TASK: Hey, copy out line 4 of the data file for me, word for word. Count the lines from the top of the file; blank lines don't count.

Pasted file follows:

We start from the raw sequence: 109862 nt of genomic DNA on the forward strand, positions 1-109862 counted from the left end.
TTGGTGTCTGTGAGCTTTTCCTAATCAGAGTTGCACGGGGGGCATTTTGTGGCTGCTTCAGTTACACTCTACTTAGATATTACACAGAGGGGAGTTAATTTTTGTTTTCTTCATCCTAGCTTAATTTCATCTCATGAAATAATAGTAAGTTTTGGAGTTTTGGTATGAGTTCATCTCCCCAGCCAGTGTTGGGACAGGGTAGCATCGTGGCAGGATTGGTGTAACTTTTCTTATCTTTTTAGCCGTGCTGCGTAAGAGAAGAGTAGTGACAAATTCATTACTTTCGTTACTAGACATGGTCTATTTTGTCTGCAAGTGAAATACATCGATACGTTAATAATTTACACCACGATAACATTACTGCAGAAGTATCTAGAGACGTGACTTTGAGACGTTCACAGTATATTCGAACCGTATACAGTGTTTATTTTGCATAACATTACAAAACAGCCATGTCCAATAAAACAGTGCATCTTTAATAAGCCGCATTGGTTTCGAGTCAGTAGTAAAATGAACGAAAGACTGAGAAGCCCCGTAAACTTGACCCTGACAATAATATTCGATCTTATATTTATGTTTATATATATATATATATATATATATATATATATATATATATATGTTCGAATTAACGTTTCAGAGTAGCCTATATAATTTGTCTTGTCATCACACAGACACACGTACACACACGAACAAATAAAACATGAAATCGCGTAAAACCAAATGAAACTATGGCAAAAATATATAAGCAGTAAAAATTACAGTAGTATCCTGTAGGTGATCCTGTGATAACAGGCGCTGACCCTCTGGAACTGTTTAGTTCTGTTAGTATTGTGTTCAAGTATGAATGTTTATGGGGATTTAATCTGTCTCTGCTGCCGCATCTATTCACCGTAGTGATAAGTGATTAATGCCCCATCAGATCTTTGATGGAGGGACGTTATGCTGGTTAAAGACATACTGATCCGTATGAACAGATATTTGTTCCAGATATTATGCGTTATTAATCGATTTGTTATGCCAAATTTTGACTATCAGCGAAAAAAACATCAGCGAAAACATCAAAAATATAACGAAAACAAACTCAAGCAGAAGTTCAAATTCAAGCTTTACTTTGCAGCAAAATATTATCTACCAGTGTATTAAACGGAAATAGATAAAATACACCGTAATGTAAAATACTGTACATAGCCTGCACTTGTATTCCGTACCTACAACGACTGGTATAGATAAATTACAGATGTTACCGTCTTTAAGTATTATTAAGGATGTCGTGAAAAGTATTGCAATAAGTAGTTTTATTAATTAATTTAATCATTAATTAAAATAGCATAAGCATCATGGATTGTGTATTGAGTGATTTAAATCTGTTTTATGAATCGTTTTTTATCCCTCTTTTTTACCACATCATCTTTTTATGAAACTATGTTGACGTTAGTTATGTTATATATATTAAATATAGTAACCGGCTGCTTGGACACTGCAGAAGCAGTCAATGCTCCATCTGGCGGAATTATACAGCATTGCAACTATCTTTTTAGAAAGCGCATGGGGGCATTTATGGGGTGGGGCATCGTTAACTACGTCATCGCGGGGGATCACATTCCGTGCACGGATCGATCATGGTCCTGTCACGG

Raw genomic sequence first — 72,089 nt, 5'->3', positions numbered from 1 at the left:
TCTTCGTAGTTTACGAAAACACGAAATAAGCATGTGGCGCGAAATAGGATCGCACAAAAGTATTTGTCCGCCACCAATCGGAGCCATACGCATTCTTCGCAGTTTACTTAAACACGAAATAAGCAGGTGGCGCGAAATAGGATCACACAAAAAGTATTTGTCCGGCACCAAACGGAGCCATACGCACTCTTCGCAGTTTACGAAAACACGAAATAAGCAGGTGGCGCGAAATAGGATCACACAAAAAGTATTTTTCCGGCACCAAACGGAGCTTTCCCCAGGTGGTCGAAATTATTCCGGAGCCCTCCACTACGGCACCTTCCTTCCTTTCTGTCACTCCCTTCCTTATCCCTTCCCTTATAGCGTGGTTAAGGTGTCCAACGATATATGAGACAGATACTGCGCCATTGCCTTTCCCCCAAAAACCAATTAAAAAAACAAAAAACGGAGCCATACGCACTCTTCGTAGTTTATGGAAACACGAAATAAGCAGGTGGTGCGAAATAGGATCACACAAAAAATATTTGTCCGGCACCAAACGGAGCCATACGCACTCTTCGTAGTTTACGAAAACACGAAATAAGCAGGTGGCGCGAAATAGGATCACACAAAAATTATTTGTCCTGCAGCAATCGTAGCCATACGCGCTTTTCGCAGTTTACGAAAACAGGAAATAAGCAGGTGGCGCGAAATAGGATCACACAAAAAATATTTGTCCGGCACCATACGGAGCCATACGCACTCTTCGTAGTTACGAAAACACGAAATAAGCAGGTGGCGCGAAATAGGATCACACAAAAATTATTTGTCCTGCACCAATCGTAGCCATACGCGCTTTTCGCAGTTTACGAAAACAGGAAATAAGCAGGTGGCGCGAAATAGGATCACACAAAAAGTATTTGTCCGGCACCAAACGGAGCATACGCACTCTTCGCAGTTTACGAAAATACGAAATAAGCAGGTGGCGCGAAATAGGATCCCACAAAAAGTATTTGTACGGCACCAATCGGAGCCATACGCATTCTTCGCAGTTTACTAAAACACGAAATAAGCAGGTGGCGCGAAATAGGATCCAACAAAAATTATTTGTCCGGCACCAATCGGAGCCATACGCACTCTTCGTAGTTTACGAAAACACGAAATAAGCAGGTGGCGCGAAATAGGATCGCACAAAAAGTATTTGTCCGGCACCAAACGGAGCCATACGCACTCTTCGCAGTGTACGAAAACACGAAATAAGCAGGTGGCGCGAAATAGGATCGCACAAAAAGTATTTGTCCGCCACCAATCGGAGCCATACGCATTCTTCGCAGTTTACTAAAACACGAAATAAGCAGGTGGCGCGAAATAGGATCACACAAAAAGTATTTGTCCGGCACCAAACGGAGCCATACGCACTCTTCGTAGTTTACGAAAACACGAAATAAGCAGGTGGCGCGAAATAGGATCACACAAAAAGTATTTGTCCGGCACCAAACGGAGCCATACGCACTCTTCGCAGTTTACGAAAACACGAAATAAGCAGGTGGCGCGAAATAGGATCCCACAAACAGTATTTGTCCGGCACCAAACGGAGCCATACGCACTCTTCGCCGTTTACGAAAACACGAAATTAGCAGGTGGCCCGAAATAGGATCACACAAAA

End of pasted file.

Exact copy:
TCTTCGTAGTTTACGAAAACACGAAATAAGCATGTGGCGCGAAATAGGATCGCACAAAAGTATTTGTCCGCCACCAATCGGAGCCATACGCATTCTTCGCAGTTTACTTAAACACGAAATAAGCAGGTGGCGCGAAATAGGATCACACAAAAAGTATTTGTCCGGCACCAAACGGAGCCATACGCACTCTTCGCAGTTTACGAAAACACGAAATAAGCAGGTGGCGCGAAATAGGATCACACAAAAAGTATTTTTCCGGCACCAAACGGAGCTTTCCCCAGGTGGTCGAAATTATTCCGGAGCCCTCCACTACGGCACCTTCCTTCCTTTCTGTCACTCCCTTCCTTATCCCTTCCCTTATAGCGTGGTTAAGGTGTCCAACGATATATGAGACAGATACTGCGCCATTGCCTTTCCCCCAAAAACCAATTAAAAAAACAAAAAACGGAGCCATACGCACTCTTCGTAGTTTATGGAAACACGAAATAAGCAGGTGGTGCGAAATAGGATCACACAAAAAATATTTGTCCGGCACCAAACGGAGCCATACGCACTCTTCGTAGTTTACGAAAACACGAAATAAGCAGGTGGCGCGAAATAGGATCACACAAAAATTATTTGTCCTGCAGCAATCGTAGCCATACGCGCTTTTCGCAGTTTACGAAAACAGGAAATAAGCAGGTGGCGCGAAATAGGATCACACAAAAAATATTTGTCCGGCACCATACGGAGCCATACGCACTCTTCGTAGTTACGAAAACACGAAATAAGCAGGTGGCGCGAAATAGGATCACACAAAAATTATTTGTCCTGCACCAATCGTAGCCATACGCGCTTTTCGCAGTTTACGAAAACAGGAAATAAGCAGGTGGCGCGAAATAGGATCACACAAAAAGTATTTGTCCGGCACCAAACGGAGCATACGCACTCTTCGCAGTTTACGAAAATACGAAATAAGCAGGTGGCGCGAAATAGGATCCCACAAAAAGTATTTGTACGGCACCAATCGGAGCCATACGCATTCTTCGCAGTTTACTAAAACACGAAATAAGCAGGTGGCGCGAAATAGGATCCAACAAAAATTATTTGTCCGGCACCAATCGGAGCCATACGCACTCTTCGTAGTTTACGAAAACACGAAATAAGCAGGTGGCGCGAAATAGGATCGCACAAAAAGTATTTGTCCGGCACCAAACGGAGCCATACGCACTCTTCGCAGTGTACGAAAACACGAAATAAGCAGGTGGCGCGAAATAGGATCGCACAAAAAGTATTTGTCCGCCACCAATCGGAGCCATACGCATTCTTCGCAGTTTACTAAAACACGAAATAAGCAGGTGGCGCGAAATAGGATCACACAAAAAGTATTTGTCCGGCACCAAACGGAGCCATACGCACTCTTCGTAGTTTACGAAAACACGAAATAAGCAGGTGGCGCGAAATAGGATCACACAAAAAGTATTTGTCCGGCACCAAACGGAGCCATACGCACTCTTCGCAGTTTACGAAAACACGAAATAAGCAGGTGGCGCGAAATAGGATCCCACAAACAGTATTTGTCCGGCACCAAACGGAGCCATACGCACTCTTCGCCGTTTACGAAAACACGAAATTAGCAGGTGGCCCGAAATAGGATCACACAAAA